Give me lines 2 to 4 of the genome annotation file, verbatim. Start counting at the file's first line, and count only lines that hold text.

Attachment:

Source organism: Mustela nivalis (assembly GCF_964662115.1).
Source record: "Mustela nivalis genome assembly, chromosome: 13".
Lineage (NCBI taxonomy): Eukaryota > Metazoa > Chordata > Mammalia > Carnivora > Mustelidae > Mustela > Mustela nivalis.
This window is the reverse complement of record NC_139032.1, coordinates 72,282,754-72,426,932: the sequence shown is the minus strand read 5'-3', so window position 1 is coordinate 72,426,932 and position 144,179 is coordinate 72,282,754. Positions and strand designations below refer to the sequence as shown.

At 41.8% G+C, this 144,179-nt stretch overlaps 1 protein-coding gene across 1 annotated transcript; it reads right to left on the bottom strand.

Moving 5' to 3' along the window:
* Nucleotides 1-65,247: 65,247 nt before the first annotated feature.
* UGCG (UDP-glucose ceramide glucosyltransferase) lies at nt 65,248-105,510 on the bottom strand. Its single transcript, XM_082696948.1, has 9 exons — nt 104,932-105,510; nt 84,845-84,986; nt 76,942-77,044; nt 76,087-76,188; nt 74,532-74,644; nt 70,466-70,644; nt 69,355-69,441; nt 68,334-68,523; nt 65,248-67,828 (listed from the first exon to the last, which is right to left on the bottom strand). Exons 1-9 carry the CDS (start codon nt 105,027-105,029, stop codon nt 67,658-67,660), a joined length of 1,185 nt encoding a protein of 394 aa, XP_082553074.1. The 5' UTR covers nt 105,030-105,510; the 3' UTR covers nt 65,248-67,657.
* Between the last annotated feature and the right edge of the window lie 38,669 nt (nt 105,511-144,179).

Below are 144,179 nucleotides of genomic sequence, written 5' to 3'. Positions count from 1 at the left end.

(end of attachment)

Source record: "Mustela nivalis genome assembly, chromosome: 13".
Lineage (NCBI taxonomy): Eukaryota > Metazoa > Chordata > Mammalia > Carnivora > Mustelidae > Mustela > Mustela nivalis.
This window is the reverse complement of record NC_139032.1, coordinates 72,282,754-72,426,932: the sequence shown is the minus strand read 5'-3', so window position 1 is coordinate 72,426,932 and position 144,179 is coordinate 72,282,754. Positions and strand designations below refer to the sequence as shown.